“These projects are now at the tender stage through the services of the consultant hired through the loan agreement,” he explained. “The consultant has currently completed his assessments and designs, and the projects listed are available through a national competitive bidding process. The works of the consultant prior to reaching this juncture is quite detailed and I would seek to outline the key stages undertaken prior to the bids being available for tender.”
The consultant’s work, Mr. Rymer said, includes the development of an “inception report” with preliminary-site and vulnerability assessments. Then preliminary site designs will be developed and reviewed by the project team, he added.
“The final stage is the complete construction details and designs, which include the bill of quantities, tender documents and the environmental management plan,” he said.
After the consultant completes these documents, they will be sent to the CDB for approval, according to the minister.
“Once approval is obtained from CDB, the government’s Procurement Unit via the Ministry of Finance will finalise the tender documents and the tenders are advertised for a minimum of six weeks,” Mr. Rymer said. “Clearly this is a tedious and detailed process.”
Meanwhile, seven other projects recently received funding from the government’s local development funds, Mr. Rymer said.
PWD designers are working on plans to restore roads at Windy Hill, Joes Hill, Pockwood Pond and Zion Hill, according to the minister.
Construction crews are also assessing upper Fort Hill to determine how to restore the road and fix the drainage issues; beginning work on road surfacing and drainage issues at Cooten Bay Road; and figuring out the cost of fixing the road and drains at Georges Northside.
Mr. Rymer said the department anticipates crews will start working on these locally funded projects in the second quarter of this year.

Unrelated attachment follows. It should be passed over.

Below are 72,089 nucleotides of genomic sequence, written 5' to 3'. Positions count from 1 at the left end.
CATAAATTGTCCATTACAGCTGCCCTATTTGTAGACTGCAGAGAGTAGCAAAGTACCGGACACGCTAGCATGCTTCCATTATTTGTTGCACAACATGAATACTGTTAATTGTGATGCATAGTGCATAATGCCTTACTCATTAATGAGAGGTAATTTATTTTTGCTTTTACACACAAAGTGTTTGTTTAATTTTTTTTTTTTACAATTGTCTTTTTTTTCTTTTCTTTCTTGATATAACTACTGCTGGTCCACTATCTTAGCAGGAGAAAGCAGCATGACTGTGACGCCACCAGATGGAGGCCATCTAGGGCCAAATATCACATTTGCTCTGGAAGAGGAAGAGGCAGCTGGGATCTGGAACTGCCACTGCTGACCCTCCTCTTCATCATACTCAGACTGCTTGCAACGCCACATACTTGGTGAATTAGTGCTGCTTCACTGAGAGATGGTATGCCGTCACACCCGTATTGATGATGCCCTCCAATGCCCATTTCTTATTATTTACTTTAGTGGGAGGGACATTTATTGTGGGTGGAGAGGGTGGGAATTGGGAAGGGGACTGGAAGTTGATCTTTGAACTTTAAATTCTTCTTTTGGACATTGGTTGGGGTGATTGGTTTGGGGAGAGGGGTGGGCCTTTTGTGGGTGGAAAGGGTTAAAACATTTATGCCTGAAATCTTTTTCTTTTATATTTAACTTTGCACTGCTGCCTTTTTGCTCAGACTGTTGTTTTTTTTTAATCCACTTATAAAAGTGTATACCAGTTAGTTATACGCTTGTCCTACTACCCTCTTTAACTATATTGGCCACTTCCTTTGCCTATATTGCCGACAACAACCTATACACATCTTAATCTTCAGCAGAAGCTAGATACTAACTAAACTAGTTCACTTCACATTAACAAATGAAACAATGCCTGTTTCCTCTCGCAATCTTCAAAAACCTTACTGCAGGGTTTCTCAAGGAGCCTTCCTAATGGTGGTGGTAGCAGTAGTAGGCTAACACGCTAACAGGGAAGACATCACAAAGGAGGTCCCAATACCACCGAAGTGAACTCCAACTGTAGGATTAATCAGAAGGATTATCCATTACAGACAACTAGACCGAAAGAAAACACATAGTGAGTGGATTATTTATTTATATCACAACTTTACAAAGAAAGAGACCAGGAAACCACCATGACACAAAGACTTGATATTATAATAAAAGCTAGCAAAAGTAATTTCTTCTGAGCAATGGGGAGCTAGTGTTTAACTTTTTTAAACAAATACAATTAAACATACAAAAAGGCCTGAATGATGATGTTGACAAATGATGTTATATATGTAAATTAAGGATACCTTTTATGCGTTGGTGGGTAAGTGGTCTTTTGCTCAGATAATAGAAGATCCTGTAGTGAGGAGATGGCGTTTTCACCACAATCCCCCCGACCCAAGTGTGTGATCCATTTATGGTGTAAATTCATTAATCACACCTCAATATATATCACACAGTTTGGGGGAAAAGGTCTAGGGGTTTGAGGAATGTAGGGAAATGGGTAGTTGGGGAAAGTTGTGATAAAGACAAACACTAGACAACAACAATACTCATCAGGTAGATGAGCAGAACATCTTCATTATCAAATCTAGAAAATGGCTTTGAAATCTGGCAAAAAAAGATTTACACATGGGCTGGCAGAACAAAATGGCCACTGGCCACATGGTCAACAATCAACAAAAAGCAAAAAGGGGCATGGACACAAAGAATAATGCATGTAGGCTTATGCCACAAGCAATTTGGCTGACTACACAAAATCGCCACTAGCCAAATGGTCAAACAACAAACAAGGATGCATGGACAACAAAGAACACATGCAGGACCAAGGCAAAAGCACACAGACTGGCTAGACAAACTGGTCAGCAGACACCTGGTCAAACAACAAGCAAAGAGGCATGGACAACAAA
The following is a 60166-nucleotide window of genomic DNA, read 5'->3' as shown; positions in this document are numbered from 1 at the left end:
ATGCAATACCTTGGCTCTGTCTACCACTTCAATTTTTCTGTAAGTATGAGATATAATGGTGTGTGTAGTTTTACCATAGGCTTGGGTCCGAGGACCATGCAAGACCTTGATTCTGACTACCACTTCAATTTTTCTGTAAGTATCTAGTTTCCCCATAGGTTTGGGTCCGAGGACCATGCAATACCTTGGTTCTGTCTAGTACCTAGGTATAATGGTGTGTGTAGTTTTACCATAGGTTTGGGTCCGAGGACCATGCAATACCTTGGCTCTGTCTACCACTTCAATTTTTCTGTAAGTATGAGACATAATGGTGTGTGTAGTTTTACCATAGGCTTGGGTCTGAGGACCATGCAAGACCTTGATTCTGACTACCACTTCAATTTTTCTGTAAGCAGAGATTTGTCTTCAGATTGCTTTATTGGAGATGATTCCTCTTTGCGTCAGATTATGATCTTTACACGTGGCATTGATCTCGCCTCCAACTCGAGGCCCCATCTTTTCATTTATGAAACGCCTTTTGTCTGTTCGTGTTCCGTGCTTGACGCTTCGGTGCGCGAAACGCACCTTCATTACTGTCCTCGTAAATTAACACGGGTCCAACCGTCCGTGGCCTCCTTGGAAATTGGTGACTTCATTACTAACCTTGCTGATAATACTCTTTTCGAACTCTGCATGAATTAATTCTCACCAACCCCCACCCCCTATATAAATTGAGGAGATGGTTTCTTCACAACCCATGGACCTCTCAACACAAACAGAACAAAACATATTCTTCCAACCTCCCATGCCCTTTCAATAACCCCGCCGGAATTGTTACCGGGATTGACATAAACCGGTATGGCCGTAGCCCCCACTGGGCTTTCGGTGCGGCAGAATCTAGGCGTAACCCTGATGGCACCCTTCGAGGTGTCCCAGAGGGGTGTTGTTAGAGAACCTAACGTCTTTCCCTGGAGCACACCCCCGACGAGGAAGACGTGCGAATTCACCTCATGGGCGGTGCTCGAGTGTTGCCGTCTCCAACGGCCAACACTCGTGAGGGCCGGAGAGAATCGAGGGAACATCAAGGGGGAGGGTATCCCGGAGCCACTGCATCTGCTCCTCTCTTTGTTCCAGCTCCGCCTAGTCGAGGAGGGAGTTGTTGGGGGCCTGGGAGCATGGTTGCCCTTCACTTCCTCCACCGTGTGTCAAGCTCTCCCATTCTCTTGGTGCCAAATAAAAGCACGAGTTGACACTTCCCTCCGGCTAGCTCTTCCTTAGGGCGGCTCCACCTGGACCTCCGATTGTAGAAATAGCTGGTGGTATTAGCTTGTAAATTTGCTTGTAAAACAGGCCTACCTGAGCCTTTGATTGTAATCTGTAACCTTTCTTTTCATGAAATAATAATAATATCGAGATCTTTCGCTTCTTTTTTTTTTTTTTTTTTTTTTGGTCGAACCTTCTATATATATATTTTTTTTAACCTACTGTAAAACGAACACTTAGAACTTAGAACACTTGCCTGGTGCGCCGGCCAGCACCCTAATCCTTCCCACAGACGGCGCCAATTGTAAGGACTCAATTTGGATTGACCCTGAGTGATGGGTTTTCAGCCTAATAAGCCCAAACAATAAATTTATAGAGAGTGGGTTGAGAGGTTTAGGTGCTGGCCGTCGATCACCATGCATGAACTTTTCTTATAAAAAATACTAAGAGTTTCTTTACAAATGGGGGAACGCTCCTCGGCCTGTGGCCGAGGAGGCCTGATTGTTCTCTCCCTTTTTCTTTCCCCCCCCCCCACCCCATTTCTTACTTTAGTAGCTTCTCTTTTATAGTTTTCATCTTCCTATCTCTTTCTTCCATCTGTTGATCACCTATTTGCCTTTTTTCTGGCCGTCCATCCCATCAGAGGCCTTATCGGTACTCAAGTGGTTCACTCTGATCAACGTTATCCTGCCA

Jost Van Dyke
Crews also will address undermining at three main areas on Jost Van Dyke: two on the eastern main road and one on the southern side.
“I am pleased to report that of the two areas on the eastern end, one has already started,” Mr. Rymer said last Thursday. “The other areas are on the heels of mobilisation whereas the contracts are already signed.”
Regarding Doghole Road, Mr. Rymer said crews completed design and costing work but were discussing land encroachment issues with nearby landowners and the Ministry of Natural Resources and Labour.
VG and Anegada
On Virgin Gorda, crews repaired a damaged section of Nail Bay Road, and the overall rehabilitation is nearly done, according to the minister.
“Once again the road is fully opened and motorists are asked to adhere to all traffic signs,” he said.
He also said employees are designing the bypass road from Leverick Bay to Gun Greek, and they would start construction on the project this year.
On Anegada, crews are doing “some remedial works” bridging the main road works to the Cow Wreck area, and Mr. Rymer said he planned to give an update about more extensive work in the area to “bring some relief to the residents and visitors of the sister island.”
Secondary road projects on the island are getting under way as well, he added.